Transcranial Magnetic Stimulation

The Transcranial Magnetic Stimulation portable devices are getting more portable and more user friendly as each year passes. It provides a single magnetic pulse into the scalp, that induces a mild electric current in the back of the brain.

It is believed that this targeted electrical signal might “short-circuit the hyper excitability in areas of the brain associated with migraines.”

The Spring TMS is FDA approved as acute treatment for those diagnosed with migraine with aura, but it also being used in individuals who have migraine without aura. The published research is on acute treatment, but anecdotal evidence is showing some effectiveness as a preventive treatment over time.

Here is a link to the SpringTMS mini - sTMSmini

And this article shows a bit on how it works, but more about how to get a device and how much it costs. I've heard it has more success than the Cefaly device for effective electric migraine relief. (source)

Click here to read about Stress Headache Relief With Cefaly.

Vagus Nerve Stimulation

Vagus Nerve Stimulation normally requires a surgical procedure that places a wire to the large Vagus nerve in the neck and provides electrical impulses.

Currently, this is all theoretical and more research and data must be gathered before this can be recommended as an electric migraine relief method.

But there is a new device that stimulates the vagus nerve externally. Click here to read all about Migraine Headache Relief Using gammaCore.

Deep Brain Stimulation

Electric Migraine Relief

Deep brain stimulation used to be used to treat severe cases of depression.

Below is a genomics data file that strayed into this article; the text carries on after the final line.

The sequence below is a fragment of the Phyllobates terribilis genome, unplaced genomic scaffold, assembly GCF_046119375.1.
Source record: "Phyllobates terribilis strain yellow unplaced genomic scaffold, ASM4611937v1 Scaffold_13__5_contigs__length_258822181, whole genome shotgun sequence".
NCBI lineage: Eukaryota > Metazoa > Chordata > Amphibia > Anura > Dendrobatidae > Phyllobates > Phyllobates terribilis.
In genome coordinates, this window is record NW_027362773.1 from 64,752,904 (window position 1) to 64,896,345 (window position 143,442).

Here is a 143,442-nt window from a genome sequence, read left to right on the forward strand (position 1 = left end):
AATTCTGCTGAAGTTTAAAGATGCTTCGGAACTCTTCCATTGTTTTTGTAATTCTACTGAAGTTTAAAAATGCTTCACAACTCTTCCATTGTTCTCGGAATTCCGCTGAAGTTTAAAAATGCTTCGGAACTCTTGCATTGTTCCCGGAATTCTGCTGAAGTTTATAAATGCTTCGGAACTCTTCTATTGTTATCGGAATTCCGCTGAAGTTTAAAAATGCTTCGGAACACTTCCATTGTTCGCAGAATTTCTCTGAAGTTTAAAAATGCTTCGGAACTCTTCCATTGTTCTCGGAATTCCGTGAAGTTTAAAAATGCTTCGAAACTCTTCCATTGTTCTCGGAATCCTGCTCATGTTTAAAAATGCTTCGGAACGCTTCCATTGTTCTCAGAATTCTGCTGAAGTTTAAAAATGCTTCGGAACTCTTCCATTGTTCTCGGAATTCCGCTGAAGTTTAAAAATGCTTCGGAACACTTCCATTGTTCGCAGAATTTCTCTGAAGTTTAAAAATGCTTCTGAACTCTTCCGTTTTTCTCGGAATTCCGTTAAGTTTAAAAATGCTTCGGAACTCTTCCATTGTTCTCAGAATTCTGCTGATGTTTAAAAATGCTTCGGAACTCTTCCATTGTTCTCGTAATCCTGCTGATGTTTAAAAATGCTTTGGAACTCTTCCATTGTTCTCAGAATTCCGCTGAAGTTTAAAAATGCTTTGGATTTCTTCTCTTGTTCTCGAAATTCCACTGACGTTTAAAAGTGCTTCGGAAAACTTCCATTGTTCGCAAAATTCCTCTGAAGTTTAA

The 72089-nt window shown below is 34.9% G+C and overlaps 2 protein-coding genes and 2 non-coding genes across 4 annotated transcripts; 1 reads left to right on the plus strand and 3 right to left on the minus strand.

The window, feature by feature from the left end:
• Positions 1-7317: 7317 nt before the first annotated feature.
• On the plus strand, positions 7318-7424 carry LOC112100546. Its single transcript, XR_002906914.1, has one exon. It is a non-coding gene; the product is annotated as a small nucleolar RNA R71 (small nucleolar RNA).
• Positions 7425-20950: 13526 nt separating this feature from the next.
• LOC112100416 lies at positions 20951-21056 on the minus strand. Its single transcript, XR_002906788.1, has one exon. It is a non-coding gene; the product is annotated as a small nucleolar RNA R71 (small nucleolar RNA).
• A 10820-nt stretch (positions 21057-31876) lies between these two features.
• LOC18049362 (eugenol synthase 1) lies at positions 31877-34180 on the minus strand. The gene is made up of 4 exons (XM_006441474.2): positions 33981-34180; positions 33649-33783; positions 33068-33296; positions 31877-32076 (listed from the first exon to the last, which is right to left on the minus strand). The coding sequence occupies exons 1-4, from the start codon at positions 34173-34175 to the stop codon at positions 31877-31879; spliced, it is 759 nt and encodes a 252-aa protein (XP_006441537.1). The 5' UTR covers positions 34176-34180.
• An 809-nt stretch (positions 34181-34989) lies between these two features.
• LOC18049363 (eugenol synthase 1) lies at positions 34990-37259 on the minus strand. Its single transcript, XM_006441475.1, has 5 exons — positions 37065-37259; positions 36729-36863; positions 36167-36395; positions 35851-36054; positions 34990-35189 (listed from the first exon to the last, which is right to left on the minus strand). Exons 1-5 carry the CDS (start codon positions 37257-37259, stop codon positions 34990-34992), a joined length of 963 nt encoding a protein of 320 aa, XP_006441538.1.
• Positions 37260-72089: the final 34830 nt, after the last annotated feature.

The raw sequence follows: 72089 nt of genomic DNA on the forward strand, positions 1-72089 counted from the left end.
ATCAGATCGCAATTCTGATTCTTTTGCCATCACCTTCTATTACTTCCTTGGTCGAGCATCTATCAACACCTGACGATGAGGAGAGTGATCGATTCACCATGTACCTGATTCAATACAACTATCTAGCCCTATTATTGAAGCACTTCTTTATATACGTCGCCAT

It is currently being researched to help treat severe cases of cluster headache. (As is hyperbaric oxygen! Which one would you pick?) 

A pacemaker like medical device is implanted in the head and sends regular electrical impulses to designated parts of the brain known to be associated with migraine attacks. The constant pulses of electrical current disrupts the abnormal patterns of brain activity and is thought to restore normal brain rhythms.

However, according to Neurological Surgery at the University of Pittsburgh "the exact mechanisms of this neuromodulation are still unknown."  The research has had some success but serious side effects have negated the positives.

Complications like: infection, bleeding, and death all related to the actual surgical procedure of placing the wire leads in the brain means this procedure will never likely be used as part of main stream migraine treatment.

I just have to add here - I saw a new pain specialist a month ago, and he was very disappointed that he could not do this surgery on me (not sufficient health cover).

I mentioned the big sigh I observed and slouched shoulders, a sign of his disappointment, and he just said "it would be the best treatment for you."

Surgery is a last resort for me, and it seems, a first for him. Scary.

Cefaly, gammaCore, Spring TMS, Biofeedback and the new kid on the block for electric migraine relief.

The Latest Non-surgical Electric Migraine Relief Device Options

Here are the top ones:

The latest device on the market is this wireless armband by Theranica. It looks just like an ipod armband. So you can look like you are exercising! This would be my top pick so far, but I'll wait until more evidence is gathered. This is the newest development in electric migraine relief, and the study is looking promising. 

To date, nothing has worked better for me than taking a triptan medication at my earliest warning sign.

The electric migraine relief devices do help with intensity and can sometimes help with frequency, but they did not work for me on their own.

To your health and success with finding relief,




Electric Migraine Relief References:

1.  Rizzoli, P. MD, Loder E., MD and Neporent L. (2011) The Migraine Solution: A complete Guide to Diagnosis, Treatment, and Pain Management. St. Martins Press: New York. pp. 152-155, 173-174.
2.  Neurological Surgery at the University of Pittsburgh DBS